IMMUNE DYSFUNCTION AND ITS CONSEQUENCES

 The evolution of immune system.

It can be defined as a complex evolutionary unit and it can be said that the immune system of primitive organisms is also primitive. The immune system involves numerous elements, which have undergone many evolutionary changes, some which are neutral, some are selected, to form the basis of modified organisms that live among us in the 20th century and whose immune systems have adapted to the damaging environment humans have created in this era. All these different species including, humans themselves, have perhaps evolved beyond their apparent primitive state into something more realistic to survive in today’s world. The immune systems have been modified by factors linked not only to the internal evolution of their elementary genes but also by coevolution with factors in the internal environment, such as cellular constraints, metabolism, mode of reproduction and progeny size. It is significant to learn and understand our immune system because increasing our knowledge in this area could help suggest solutions to clinicians when they are faced with deficiencies and anomalies in the immune system of man.

The outline of innate and adaptive immunity portrays an interactive system that defends the host from transferrable diseases and from cancer. This would not be comprehensive without stating that the resistant of our body can function indecorously. Occasionally the immune system fails to defend the host effectively or misdirects its activities to inflict uneasiness, incapacitating illness, or even death. There are numerous communal appearances of immune dysfunction:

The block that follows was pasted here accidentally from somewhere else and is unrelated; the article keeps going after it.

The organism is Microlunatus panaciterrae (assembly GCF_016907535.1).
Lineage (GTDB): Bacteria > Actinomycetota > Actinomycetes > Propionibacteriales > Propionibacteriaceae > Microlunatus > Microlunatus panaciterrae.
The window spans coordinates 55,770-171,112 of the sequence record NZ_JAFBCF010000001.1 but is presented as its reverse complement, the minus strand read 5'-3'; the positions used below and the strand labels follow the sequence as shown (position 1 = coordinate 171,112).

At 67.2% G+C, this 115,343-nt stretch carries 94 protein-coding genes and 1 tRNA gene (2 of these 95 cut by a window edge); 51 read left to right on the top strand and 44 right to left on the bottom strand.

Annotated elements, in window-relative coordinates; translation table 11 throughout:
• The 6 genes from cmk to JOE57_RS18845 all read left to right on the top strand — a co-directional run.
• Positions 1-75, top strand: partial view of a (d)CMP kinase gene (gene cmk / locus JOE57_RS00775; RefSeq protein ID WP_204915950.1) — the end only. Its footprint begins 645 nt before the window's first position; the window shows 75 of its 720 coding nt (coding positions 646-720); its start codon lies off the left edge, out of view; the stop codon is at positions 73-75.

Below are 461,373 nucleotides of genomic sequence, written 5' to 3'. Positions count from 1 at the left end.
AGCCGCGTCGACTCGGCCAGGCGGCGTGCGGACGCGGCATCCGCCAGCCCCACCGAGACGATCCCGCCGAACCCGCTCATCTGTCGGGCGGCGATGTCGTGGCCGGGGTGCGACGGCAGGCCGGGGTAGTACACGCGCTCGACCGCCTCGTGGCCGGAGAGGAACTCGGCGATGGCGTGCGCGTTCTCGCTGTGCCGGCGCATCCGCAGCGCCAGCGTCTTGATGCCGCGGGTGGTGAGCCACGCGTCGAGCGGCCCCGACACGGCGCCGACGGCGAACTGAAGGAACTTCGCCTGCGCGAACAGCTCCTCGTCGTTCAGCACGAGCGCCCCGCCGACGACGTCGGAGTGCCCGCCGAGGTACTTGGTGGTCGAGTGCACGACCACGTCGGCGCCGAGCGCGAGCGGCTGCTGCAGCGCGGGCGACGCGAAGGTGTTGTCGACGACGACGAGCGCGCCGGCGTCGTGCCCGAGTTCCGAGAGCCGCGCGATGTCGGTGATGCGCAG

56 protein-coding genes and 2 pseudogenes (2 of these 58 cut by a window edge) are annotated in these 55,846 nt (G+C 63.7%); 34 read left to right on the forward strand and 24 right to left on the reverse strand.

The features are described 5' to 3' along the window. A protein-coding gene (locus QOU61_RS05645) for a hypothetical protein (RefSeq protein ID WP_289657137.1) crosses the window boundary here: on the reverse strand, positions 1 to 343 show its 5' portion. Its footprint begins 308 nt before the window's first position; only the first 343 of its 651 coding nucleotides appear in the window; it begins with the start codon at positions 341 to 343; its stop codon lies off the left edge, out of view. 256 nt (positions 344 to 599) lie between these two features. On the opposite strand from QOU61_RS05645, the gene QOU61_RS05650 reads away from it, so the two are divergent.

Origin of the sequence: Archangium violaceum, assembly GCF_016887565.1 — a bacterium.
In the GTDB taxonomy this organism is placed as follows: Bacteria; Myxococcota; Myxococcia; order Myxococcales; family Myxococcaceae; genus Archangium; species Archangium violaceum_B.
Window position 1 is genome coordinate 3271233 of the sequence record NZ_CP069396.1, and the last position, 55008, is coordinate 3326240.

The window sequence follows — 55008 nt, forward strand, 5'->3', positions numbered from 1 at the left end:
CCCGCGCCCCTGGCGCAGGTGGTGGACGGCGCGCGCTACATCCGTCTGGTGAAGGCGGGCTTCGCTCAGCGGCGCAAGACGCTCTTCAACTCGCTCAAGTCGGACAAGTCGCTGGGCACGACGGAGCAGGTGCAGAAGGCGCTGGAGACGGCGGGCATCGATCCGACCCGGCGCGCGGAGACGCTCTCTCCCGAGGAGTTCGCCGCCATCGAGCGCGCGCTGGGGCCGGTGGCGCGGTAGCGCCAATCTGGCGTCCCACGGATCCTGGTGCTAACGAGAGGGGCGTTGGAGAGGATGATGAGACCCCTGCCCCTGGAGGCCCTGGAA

■ Allergy and asthma

■ Graft rejection and graft-versus-host disease

■ Autoimmune disease

■ Immunodeficiency

Allergy and asthma are results of unsuitable immune responses, often to shared antigens such as plant pollen, food, or animal dander. The likelihood that certain substances amplified sensitivity rather than protection was documented in about 1902 by Charles Richet, who attempted to immunize dogs compared to the toxins of a kind of jellyfish, Physalia. He and his associate Paul Portier detected that dogs exposed to sublethal dosages of the toxin reacted almost suddenly, and fatally, to subsequent challenge with tiny amounts of the toxin. Richet decided that a successful injection or vaccination results in phylaxis, or defense, and that an contrary result may occur. Anaphylaxis in which contact to antigen can result in a possibly lethal sensitivity to the antigen if the contact is recurrent. Richet received the Nobel Prize in for his detection of the ana-phylactic response.

Providentially, most allergic reactions in humans are not quickly fatal. A specific allergic or anaphylactic response typically involves one antibody type, named IgE. Binding of IgE to its specific antigen (allergen) releases constituents that cause irritation and swelling. When an allergic individual is exposed to an allergen, signs may include sneezing, wheezing, and struggle in breathing (asthma); dermatitis or skin eruptions (hives); and, in more dangerous cases, asphyxiation due to blockage of airways by swelling. An important fraction of our health resources is used to care for those suffering from allergy and asthma. The occurrence of allergy and asthma in the United States place these grievances among the most shared reasons for a visit to the doctor’s dispensary or to the hospital emergency room.